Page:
Julie Druker | Oct 22, 2014
As a means of gathering more historic photos and documents as well as making their current collection more accessible to the world at large, members of the Cloyne and District Historical Society (CDHS) engaged the know-how of one of their members, who is well versed in the workings of the world-wide web.
Ken Hook, who some might know as the owner of Flintshire Pheasant Farm, former Addington Highlands reeve, and the former general manager of the Land O' Lakes Tourist Association, currently co-owns and operates his own media production company called 45 Degrees Latitude, where he and his wife Cathy do video and website production as well as SEO (Search Engine Optimization).
Hook recently volunteered his talents to set up the Historical Society’s current website and most recently has included the free photo sharing site FLICKR as part of the Society's newly fashioned web presence. He demonstrated to Society members in a special presentation on October 20 at the Barrie Hall in Cloyne how the society’s current collection of photos and documents can now be viewed online world wide. In additions to joining Flickr the society's collection has also been included in The Commons, a site for organizations who wish to share their photo collections with the public, and which includes notable organizations like NASA, the British Library, the Getty Research Institute, and countless others.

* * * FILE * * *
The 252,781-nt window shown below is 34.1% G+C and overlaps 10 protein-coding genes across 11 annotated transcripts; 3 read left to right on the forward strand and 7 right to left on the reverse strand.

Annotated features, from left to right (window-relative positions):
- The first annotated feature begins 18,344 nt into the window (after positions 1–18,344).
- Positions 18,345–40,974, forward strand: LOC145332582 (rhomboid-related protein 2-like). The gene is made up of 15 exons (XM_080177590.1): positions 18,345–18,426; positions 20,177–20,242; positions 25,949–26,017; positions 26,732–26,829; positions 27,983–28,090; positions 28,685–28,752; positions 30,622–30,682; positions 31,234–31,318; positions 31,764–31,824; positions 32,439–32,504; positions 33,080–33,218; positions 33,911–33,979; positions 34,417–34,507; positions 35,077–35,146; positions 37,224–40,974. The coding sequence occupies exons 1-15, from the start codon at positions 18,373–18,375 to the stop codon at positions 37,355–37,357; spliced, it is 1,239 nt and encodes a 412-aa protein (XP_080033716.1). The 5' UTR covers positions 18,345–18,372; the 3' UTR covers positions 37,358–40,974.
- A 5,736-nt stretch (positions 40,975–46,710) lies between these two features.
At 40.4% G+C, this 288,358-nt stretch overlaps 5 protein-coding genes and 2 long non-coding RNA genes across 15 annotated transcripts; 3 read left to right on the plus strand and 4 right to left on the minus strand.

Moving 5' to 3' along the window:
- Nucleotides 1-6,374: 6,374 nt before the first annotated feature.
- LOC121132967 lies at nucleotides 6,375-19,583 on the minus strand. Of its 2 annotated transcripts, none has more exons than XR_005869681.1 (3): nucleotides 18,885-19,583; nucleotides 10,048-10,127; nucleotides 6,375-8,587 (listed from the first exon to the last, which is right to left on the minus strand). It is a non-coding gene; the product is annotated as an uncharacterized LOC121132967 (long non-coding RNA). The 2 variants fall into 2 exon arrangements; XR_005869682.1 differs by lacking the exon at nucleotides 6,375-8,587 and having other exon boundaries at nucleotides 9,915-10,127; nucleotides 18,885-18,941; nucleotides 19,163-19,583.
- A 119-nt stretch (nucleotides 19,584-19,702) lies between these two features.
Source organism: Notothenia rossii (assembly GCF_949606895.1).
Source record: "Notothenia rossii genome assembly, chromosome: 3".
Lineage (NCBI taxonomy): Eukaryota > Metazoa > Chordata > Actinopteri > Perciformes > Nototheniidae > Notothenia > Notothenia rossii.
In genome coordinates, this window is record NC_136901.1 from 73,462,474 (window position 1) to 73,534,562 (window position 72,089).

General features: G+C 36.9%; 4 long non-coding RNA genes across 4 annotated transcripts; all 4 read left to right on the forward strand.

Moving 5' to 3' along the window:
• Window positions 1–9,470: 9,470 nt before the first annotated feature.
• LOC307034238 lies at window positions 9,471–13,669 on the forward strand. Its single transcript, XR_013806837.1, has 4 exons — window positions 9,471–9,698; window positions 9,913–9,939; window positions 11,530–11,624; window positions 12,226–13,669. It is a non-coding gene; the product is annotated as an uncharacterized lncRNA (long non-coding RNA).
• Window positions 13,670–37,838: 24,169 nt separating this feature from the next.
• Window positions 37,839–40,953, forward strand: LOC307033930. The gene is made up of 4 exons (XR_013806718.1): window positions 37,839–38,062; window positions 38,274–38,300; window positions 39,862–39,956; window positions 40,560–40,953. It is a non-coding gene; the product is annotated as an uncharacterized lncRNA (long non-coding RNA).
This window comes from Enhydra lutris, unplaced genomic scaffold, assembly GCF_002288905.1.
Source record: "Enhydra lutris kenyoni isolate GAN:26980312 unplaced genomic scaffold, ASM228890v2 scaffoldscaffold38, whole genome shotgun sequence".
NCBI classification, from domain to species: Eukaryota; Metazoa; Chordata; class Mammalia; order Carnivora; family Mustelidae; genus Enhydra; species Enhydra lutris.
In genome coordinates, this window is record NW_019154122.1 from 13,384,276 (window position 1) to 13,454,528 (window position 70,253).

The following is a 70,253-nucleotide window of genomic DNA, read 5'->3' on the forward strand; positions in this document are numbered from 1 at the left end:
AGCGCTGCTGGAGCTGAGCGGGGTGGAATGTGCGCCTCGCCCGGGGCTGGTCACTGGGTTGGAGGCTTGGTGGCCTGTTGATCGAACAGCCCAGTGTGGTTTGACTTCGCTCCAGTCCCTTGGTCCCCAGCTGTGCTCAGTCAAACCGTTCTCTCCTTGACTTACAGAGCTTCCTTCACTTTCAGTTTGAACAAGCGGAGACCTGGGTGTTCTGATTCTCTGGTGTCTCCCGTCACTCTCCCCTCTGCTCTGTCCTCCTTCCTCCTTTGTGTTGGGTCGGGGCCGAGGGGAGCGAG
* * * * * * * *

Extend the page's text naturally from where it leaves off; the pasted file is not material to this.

Hook said, “In the past before computers we did not really have a way of sharing all of these documents worldwide. Now it is not only fast, easy and free but it offers up a safe storage place for all of the museum's materials.”
Given the fact that the Pioneer Museum in Cloyne is open only in the summer months, interested historians will now be able to access the museum's unique collection at any time. Another advantage to the online collection is that the Pioneer Museum, like most museums, houses thousands of items that it does not have the space to put on display. Flickr will allow the society to display the majority of its collection so that interested parties can view items that are not displayed at the museum.
In his presentation Hook also demonstrated another reason why having the collection available online is a plus. He showed one particular photo where a viewer in a comment section identified a person in the photo whose name had been previously unknown.
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